Crypto firm bankruptcies and resulting disruption in the crypto ecosystem will continue to exacerbate liquidity and regulatory concerns in this space. Signs of contagion are evident as prices of almost every cryptocurrency type have halved in recent months. Since all participants supporting the crypto ecosystem are at risk, managing that risk is critical.
Fund managers should be prepared on multiple fronts, as the following examples illustrate:
Everything, everywhere, all at once is our risk thesis for 2023, but one must not forget about concentration risk. This issue has rocketed up diligence agendas for LPs and GPs alike as the collapse of Silicon Valley Bank proved it really was the bank for venture capital.The entry of SVB into receivership on March 10, 2023 highlighted just how central it had become to U.S.
A GLOBAL LEGAL MEDIA & NISHLIS LEGAL MARKETING PUBLICATION THE US-ISRAEL LEGAL REVIEW 2022 IN ASSOCIATION WITH: Israel’s Unicorn Success Story SNNOVATION The US-Israel Legal Review 2022 1 Contents THE US-ISRAEL LEGAL REVIEW 2022 2 WELCOME FROM THE PUBLISHERS Global Legal Media and Nishlis Legal Marketing 4 ECONOMIC HEADWINDS, A HOT WAR AND A TRADE WAR: THE IMPACT ON ISRAEL’S COMPANIES With rising interest rates, rising inflation and reduced growth forecasts, how has that reality been faced by corporate clients and start-ups? Arnon, Tadmor-Levy provide some answers.
What You Need to Know
• Silicon Valley Bank’s 48-hour collapse sent several Big Law firms into action late last week.
• Morgan Lewis, Wilmer, Wilson Sonsini and Ballard Spahr are among the laws firms that launched task forces and webinars over the weekend.
• Despite some reassurance from the FDIC on Sunday, there are lingering issues that are expected to continue to prevent firms’ clients from conducting business in the normal course.
Counterparties should continue to follow their current contractual obligations
Silicon Valley Bank’s parent company bankruptcy filing will not impact contractual rights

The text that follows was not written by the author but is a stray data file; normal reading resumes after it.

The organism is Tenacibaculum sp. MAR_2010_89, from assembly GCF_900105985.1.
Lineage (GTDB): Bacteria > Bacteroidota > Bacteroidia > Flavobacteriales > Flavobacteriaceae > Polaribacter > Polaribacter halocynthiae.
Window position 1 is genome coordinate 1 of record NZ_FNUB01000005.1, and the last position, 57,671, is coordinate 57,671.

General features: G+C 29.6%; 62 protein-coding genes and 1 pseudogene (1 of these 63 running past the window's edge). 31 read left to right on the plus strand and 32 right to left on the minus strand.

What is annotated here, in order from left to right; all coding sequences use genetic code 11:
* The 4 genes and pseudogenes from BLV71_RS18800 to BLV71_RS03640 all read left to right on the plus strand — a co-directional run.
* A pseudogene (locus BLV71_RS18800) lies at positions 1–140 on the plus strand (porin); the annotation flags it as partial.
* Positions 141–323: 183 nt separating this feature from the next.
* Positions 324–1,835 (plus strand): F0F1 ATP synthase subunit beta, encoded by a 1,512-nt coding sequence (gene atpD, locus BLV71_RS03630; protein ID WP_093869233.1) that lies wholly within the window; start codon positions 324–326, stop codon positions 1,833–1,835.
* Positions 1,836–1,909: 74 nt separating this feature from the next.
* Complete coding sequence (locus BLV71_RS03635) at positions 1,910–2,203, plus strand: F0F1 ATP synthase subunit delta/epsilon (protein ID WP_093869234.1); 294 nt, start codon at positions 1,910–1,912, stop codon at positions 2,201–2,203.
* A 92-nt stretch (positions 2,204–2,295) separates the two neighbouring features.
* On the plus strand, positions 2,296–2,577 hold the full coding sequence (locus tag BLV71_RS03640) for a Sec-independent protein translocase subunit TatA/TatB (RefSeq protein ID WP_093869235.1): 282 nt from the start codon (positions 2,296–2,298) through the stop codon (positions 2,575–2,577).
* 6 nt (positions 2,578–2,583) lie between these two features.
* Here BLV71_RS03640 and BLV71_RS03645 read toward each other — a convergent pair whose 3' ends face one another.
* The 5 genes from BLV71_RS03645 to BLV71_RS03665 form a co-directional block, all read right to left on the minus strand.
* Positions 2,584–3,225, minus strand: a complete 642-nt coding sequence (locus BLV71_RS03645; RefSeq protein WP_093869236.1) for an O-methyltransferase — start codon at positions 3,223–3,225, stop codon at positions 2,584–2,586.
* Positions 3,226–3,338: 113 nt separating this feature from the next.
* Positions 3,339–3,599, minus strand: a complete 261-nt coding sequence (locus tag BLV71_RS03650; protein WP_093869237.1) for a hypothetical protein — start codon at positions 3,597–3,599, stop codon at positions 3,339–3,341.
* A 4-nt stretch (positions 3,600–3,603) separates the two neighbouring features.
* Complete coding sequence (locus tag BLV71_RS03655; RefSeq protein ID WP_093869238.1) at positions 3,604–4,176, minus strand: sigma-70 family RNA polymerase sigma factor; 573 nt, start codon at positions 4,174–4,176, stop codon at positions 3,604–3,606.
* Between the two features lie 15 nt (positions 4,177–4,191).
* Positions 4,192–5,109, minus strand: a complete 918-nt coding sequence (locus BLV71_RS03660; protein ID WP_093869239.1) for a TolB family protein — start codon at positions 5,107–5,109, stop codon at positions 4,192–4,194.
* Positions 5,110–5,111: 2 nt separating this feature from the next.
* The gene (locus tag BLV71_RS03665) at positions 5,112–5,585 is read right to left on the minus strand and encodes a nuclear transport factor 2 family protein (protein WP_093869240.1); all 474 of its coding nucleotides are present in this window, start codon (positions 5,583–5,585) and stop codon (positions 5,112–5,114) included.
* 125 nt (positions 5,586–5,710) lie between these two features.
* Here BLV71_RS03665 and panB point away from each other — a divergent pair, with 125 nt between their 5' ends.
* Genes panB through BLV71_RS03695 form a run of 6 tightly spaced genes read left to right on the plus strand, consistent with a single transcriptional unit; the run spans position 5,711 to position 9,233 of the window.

Counterparties should be vigilant and consider alternate financing arrangements
In the second largest US bank failure since the 2008 global financial crisis, the California Department of Financial Protection and Innovation took over Silicon Valley Bank (“SVB”) on March 10 and appointed the Federal Deposit Insurance Corporation (“FDIC”) as SVB’s receiver. Just two days later, the New York State Department of Financial Services took over another bank, Signature Bank, and appointed the FDIC as receiver. And, yesterday, the share price of various European banks plunged following record one-day selloffs.
The FDIC receiverships of Silicon Valley Bank and Signature Bank have caused certain early-stage companies to face potentially crippling near-term liquidity issues. These liquidity issues may result in a company becoming insolvent. Therefore, boards of directors of such companies need to consider their fiduciary duties as well as steps that can be taken to mitigate risks.
Fiduciary duties are typically owed to the company for the benefit of its owners.
This alert provides background on the failure of Silicon Valley Bank and explains significant recent developments, including the subsequent failure of Signature Bank and the U.S. government’s announcement that the Federal Deposit Insurance Corporation (FDIC) will make whole all depositors of both institutions. This alert also describes the new program simultaneously announced by the Federal Reserve to provide additional liquidity to the banking industry.
Run on Silicon Valley Bank
From investors to regulators, FTX Trading Ltd (FTX) filing for bankruptcy was unexpected by all. A catalyst for litigation and regulation over the years to come, this collapse will serve as a warning, particularly to cryptocurrency insurers.
In a decision released on March 29, 2011, CDX Liquidating Trust v. Venrock Assocs., et al., 2011 U.S. App. LEXIS 6390 (7th Cir. March 29, 2011), the United States Court of Appeals for the Seventh Circuit, reversing the district court’s ruling, held that a director’s disclosure of a conflict, in and of itself, is insufficient to protect that director from liability for breach of fiduciary duty or disloyalty arising from that conflict.